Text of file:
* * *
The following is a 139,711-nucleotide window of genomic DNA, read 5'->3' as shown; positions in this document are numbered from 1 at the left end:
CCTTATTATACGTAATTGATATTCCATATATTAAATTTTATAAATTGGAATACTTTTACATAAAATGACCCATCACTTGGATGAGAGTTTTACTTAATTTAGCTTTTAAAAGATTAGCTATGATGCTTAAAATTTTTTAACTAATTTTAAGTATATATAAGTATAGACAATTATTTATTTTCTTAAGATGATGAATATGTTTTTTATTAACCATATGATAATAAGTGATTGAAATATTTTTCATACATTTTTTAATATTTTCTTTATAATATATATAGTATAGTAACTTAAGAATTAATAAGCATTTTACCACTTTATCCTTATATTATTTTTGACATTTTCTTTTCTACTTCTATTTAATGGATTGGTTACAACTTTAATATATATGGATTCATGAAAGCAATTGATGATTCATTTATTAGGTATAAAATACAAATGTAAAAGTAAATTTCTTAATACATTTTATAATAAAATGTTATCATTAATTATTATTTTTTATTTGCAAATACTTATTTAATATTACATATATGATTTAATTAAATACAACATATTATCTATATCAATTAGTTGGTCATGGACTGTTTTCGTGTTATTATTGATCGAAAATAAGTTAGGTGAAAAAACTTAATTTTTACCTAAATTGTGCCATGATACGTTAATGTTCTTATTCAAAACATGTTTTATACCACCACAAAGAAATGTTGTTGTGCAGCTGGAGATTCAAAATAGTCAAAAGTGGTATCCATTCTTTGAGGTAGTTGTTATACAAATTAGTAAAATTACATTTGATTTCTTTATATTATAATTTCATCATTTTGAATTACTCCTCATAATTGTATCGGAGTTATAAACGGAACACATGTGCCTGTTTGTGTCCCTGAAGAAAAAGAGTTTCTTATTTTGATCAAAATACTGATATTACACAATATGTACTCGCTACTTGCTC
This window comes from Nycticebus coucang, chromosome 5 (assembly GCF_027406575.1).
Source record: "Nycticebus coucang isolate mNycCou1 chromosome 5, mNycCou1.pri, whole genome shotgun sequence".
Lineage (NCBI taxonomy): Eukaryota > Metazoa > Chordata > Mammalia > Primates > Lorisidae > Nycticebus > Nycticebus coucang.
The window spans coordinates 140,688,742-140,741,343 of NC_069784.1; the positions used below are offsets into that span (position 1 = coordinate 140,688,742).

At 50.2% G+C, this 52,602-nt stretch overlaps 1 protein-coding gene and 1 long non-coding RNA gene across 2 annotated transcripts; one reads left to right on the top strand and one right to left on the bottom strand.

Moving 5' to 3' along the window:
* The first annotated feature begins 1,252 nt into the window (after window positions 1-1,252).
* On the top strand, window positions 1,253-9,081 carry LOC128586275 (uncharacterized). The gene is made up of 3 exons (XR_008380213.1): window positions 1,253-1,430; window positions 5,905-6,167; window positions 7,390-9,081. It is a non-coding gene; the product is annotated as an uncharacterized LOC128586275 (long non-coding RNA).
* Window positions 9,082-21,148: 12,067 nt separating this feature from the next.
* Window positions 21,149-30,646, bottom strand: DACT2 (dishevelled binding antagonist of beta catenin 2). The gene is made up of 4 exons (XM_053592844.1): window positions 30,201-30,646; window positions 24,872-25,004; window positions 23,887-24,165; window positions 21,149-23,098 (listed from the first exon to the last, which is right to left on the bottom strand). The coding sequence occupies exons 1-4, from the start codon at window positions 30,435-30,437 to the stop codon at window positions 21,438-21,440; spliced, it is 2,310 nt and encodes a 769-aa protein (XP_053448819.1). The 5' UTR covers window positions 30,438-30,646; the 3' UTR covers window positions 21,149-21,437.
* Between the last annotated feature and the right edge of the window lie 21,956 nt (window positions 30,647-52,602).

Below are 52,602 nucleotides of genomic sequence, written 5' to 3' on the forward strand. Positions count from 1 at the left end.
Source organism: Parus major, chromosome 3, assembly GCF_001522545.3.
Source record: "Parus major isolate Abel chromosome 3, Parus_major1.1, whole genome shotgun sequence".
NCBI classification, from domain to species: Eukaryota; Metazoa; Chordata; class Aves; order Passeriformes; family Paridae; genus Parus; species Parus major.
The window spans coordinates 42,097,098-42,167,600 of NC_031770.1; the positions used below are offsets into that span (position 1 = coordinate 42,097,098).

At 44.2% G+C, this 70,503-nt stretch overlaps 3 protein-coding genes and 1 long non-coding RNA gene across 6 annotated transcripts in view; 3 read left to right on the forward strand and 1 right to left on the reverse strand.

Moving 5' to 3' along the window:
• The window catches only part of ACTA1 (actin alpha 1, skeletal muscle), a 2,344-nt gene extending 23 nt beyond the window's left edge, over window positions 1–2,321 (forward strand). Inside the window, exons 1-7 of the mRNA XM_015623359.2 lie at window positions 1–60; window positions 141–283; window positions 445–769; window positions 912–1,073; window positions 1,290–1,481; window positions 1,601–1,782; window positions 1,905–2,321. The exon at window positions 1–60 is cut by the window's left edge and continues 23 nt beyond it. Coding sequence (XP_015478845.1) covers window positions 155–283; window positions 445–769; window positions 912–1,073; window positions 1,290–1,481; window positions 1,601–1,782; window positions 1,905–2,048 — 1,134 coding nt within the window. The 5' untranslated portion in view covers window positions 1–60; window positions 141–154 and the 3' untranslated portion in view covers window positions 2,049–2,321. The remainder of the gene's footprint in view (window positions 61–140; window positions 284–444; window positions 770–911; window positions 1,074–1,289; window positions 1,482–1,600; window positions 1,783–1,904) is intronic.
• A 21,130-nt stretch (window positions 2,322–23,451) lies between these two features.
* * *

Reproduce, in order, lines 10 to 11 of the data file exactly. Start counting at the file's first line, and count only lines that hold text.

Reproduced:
* On the top strand, window positions 1,253-9,081 carry LOC128586275 (uncharacterized). The gene is made up of 3 exons (XR_008380213.1): window positions 1,253-1,430; window positions 5,905-6,167; window positions 7,390-9,081. It is a non-coding gene; the product is annotated as an uncharacterized LOC128586275 (long non-coding RNA).
* Window positions 9,082-21,148: 12,067 nt separating this feature from the next.